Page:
Battleship Trailers: From Story to Spectacle as the Skepticism Continues


RECENTLY RELEASED TRAILER

I come not to condemn the beleaguered board-game inspired movie, but to praise its recent repositioning via the trailer above. Defying the skepticism and negative critical reaction to the 209M Hasbro branded summer blockbuster, (which, by the way opened in April in Europe to a respectable 215M at the box office), this is a great looking trailer emphasizing the qualities that are most likely to appeal to audiences and sidelining those that aren’t.

For example, this trailer is all about spectacle, scale, action and effects without any of the presumably second tier romantic conflict and subplot that is the focus of the first half of the first official trailer released 9 months ago. (see below) With Battleship, from the makers of Transformers, you get wicked machines, whether those of the US Navy or those of the alien invaders. You see global assault with weapons of extraordinary mass destruction, civilian casualties and desperate, patriotic counter-attacks. Soldier Rihanna is foregrounded; Romantic love object Brooklyn Decker is sidelined. Liam Neeson gravelly voice offers de-facto V.O. and his familiar visage suggests that acting has not been entirely foregone in pursuit of event.

In this trailer, as presumably in the movie heralded, audiences are presumed to care less about characters, than about the existential conflict and video-game thrill of experiencing a world endangered by hostile invaders (“the battle for earth/begins at sea” helpfully explains the copy) and defended by our brave men and women in uniform.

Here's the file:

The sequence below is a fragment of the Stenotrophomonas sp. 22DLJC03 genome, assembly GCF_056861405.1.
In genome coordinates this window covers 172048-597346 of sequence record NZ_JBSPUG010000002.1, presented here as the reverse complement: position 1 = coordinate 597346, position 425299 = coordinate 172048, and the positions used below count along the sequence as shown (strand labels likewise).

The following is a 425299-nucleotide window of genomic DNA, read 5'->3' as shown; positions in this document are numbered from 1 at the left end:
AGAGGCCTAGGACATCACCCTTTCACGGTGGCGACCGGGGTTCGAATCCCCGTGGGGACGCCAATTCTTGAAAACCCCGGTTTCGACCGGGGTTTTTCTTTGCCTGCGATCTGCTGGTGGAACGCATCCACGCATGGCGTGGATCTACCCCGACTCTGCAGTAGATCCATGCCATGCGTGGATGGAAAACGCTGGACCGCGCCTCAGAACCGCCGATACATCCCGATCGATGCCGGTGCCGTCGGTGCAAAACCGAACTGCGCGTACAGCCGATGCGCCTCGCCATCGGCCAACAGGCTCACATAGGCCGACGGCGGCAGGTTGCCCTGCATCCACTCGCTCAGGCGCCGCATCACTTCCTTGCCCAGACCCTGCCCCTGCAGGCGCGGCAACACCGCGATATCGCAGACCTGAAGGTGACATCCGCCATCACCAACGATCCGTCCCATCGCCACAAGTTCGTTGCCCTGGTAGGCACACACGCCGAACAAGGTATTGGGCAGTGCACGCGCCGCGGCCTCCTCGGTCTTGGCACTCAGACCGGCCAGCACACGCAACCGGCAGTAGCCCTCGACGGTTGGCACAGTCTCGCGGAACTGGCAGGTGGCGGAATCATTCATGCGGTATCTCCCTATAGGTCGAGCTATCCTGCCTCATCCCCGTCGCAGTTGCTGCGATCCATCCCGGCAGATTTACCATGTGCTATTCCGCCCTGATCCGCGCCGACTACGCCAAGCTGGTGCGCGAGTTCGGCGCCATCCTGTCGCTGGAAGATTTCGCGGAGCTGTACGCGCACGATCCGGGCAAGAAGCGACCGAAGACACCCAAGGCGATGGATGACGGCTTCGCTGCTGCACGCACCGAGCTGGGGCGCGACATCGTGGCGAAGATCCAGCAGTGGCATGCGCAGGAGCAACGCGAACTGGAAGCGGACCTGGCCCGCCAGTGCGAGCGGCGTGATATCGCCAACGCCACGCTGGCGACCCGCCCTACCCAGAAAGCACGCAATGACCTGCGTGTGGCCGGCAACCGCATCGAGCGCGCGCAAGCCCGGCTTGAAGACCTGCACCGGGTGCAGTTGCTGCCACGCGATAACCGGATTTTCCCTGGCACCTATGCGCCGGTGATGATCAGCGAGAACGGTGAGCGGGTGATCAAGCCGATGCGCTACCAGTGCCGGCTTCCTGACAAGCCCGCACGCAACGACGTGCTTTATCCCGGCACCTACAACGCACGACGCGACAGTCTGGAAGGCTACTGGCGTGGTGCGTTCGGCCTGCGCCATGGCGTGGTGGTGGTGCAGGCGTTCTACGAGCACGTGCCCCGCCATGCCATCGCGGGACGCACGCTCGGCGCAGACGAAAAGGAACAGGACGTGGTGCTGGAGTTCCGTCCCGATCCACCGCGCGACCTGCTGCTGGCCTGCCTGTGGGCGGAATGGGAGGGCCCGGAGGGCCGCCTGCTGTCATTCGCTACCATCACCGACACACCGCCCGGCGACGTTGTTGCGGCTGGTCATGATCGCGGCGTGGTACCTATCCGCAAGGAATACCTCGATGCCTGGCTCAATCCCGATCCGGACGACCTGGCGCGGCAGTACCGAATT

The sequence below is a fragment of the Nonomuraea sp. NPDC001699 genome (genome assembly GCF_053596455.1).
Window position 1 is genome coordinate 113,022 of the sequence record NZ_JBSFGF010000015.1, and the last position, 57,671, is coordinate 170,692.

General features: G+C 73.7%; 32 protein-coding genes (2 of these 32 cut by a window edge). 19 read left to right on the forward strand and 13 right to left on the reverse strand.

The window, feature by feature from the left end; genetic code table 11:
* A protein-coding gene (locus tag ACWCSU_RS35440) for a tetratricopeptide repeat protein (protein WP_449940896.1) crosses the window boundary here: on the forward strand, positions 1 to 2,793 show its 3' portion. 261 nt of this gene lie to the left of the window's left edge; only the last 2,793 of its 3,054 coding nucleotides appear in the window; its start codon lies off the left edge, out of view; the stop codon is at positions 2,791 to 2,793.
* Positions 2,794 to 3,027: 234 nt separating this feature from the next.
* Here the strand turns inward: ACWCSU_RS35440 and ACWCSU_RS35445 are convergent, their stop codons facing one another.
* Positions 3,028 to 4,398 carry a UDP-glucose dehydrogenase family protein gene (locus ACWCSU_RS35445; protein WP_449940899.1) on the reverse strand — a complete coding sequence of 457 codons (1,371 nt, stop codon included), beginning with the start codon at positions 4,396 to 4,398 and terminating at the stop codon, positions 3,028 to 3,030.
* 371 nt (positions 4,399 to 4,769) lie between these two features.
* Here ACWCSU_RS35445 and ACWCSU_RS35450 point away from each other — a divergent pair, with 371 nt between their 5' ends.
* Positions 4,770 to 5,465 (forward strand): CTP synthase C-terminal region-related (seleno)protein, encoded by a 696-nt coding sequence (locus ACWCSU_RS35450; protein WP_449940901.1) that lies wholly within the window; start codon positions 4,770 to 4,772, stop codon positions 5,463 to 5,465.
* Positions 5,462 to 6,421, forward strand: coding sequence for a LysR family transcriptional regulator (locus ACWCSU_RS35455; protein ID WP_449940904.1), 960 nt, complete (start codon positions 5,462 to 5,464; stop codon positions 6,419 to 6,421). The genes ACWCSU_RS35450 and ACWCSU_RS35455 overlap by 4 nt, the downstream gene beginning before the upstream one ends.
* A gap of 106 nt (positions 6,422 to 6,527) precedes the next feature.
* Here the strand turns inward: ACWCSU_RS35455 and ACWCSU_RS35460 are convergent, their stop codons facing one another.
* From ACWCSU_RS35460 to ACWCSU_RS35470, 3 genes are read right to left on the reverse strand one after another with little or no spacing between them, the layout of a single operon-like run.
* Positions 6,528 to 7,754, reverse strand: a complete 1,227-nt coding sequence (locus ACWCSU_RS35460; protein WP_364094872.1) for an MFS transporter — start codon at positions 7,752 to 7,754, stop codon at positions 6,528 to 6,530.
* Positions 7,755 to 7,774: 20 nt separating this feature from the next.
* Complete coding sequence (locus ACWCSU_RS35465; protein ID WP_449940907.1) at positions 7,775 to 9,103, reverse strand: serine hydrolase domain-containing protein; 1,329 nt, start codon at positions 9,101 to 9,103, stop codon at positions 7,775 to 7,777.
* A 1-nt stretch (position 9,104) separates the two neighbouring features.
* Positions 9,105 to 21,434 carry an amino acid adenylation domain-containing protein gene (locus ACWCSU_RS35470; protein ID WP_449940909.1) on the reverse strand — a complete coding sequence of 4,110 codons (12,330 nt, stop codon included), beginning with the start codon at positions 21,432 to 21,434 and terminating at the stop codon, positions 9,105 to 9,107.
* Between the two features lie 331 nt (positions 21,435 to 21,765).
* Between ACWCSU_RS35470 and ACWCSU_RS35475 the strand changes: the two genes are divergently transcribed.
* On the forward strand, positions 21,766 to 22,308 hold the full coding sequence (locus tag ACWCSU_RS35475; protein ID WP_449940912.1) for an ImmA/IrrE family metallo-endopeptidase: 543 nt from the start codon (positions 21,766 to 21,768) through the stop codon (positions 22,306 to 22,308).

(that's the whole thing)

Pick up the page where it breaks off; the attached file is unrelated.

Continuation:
RELEASED 9 MONTHS AGO

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movietrailers101 by Fred Greene is licensed under a Creative Commons Attribution-NonCommercial-ShareAlike 3.0 Unported License.

About Frederick Greene

Entertainment Copywriter & Visiting Assistant Professor, UCLA Dept. of Theater, Film & Television. I teach a graduate seminar in new movie marketing, which focuses on the history, contemporary practice and likely future of a/v advertising for motion picture entertainment.
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